X hits on this document

PDF document

This book is a product of a research project called ‘voices of youth’ carried out - page 84 / 125

296 views

0 shares

0 downloads

0 comments

84 / 125

A Lost Generation: Young People and Conflict in Africa

are such opportunities so limited? And why, when the international community and national governments are so concerned with re-establishing governance and democratisation in post-conflict situations, are young people not given more encouragement to organise for themselves?

The policy framework

The international community places considerable emphasis on the vulnerability of youth and children in conflict and has created a number of initiatives to

support them.

rights

legislation

In addition to

(referred

to

in

several key more detail

instruments of below), the UN

international human Secretary-General has

appointed a Special Representative a special UN Programme for Youth key issues (United Nations 2007).

for Children and Armed Conflict, addressing youth and conflict as

and

has set up

one

of several

Children’s special vulnerabilities in violent conflict came to the

community’s

attention

during

the

Second

World

War.

Article

77

international of the 1949

Geneva Convention marked the first official protection of children, stating that ‘children

international statement on the legal shall be the object of special respect

and

shall

be

protected

against

any

indecent

assault.

The

parties

to

the

conflict

shall

provide

them

with the

care

for any

other

reason.’

This

and aid they require, whether because of their early document addressing the vulnerability of

age or young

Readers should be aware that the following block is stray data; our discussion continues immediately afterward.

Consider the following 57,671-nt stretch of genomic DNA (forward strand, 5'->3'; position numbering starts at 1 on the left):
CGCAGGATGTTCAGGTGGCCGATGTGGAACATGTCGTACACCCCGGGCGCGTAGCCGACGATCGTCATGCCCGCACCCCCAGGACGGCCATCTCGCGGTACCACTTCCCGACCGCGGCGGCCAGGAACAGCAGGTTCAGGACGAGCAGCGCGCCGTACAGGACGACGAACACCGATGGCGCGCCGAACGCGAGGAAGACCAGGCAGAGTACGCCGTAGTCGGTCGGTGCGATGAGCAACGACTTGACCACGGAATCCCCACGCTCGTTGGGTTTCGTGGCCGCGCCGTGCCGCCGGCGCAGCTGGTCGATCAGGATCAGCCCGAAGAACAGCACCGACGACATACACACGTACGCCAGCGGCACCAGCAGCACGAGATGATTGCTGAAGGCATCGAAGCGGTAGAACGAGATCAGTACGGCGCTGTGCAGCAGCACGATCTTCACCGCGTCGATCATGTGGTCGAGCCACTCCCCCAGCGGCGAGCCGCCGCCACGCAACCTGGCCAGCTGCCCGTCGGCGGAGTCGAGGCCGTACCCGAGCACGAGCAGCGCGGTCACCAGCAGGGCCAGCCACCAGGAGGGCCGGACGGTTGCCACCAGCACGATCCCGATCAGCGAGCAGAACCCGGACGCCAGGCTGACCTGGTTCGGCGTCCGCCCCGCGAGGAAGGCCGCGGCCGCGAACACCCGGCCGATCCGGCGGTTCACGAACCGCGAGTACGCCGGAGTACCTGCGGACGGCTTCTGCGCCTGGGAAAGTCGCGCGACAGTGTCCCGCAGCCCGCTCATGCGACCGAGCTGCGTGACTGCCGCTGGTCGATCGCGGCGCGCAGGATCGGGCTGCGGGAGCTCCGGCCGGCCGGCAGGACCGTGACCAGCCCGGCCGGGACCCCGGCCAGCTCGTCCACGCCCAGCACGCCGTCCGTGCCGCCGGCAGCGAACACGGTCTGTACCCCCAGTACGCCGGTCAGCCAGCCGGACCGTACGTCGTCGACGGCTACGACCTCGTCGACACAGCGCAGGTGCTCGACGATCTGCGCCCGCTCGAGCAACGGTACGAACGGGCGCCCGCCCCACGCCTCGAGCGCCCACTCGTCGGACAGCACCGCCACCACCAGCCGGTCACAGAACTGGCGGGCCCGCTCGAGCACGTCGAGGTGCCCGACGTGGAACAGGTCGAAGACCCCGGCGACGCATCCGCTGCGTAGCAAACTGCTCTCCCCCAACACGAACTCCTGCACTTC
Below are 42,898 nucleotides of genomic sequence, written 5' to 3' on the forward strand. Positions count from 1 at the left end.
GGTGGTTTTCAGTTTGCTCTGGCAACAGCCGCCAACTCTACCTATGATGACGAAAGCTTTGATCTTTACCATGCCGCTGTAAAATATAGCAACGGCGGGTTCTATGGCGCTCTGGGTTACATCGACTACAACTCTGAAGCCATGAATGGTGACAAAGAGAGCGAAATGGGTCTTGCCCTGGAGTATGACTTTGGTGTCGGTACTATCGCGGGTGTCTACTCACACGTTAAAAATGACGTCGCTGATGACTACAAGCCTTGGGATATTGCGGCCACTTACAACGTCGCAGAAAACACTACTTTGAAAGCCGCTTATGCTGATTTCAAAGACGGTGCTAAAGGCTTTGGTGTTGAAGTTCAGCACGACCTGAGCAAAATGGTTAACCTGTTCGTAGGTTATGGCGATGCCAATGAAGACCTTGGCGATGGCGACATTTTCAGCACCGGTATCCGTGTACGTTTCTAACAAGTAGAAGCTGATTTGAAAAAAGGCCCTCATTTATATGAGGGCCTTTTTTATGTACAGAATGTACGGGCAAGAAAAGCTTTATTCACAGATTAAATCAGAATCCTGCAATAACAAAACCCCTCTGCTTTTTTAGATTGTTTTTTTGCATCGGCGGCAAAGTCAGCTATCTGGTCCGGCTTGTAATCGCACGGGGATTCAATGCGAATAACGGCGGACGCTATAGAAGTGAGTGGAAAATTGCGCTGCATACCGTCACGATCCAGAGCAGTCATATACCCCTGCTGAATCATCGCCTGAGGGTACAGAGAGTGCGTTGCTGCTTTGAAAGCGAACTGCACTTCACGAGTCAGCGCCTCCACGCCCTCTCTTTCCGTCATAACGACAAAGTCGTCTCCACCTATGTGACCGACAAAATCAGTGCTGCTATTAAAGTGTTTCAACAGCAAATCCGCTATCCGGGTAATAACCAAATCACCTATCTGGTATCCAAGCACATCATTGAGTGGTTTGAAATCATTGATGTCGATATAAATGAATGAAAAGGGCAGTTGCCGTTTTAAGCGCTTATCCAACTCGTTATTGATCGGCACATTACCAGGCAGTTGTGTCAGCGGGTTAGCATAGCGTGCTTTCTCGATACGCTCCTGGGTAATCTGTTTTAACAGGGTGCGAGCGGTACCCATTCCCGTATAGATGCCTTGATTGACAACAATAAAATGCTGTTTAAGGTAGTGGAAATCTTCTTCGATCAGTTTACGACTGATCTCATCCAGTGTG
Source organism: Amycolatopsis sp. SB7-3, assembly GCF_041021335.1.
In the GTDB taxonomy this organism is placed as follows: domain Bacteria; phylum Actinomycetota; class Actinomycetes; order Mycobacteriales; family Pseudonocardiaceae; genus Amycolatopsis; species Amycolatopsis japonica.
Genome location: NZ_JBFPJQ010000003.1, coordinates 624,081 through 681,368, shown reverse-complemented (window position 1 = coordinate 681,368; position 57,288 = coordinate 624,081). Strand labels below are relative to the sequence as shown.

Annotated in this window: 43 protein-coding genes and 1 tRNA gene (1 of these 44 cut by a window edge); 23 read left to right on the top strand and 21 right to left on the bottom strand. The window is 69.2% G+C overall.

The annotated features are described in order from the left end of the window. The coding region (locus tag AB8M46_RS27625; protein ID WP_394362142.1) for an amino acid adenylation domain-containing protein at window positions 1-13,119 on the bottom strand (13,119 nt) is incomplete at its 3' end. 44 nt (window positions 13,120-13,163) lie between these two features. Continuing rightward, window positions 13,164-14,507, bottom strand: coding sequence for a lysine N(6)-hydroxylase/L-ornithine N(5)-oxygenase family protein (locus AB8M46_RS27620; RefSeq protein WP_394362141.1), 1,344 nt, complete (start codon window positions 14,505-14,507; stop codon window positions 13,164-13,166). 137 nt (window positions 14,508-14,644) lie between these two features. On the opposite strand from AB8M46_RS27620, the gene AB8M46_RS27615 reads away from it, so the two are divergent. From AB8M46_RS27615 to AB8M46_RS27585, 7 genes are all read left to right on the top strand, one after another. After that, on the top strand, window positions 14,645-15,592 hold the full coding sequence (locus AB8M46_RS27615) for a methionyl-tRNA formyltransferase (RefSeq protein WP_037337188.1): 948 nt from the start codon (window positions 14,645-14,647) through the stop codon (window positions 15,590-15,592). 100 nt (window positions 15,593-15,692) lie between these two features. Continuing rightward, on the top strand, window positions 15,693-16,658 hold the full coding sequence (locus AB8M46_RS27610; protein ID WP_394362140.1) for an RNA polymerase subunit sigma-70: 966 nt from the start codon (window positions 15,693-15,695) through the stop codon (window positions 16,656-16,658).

people in conflict was supplemented by the Geneva Convention and its and II in 1977, which discouraged states’ use of under-18s to carry arms, established the legal concept of children as victims during times of war.

Protocols I and which

The 1990 Convention on the Rights of the Child (CRC) established children’s protection from violence, abuse and exploitation as a right to be upheld even during times of armed conflict. Responsibility for upholding this right falls on parents and legal guardians, and also on states themselves, which are enjoined to implement legislative, administrative, social and educational safeguards against all forms of violence, neglect, injury or abuse, physical and mental. The African Charter on the Rights and Welfare of the Child (drawn up in 1990) reinforces these rights in the African context, and requires states to protect children from (amongst other things) sexual exploitation, torture and enlistment in armed forces. It commits African states to protecting the civilian population, including children, from all forms of abuse and violence during the course of hostilities, including internal hostilities and tension.

The 1990s saw a change in the nature of armed conflict with the end of the Cold War and the rise in small-scale conflicts throughout the world. Reports of ‘child soldiers’ became frequent during this period, challenging the image of children

  • 3

Document info
Document views296
Page views296
Page last viewedSat Dec 03 21:49:33 UTC 2016
Pages125
Paragraphs1928
Words52641

Comments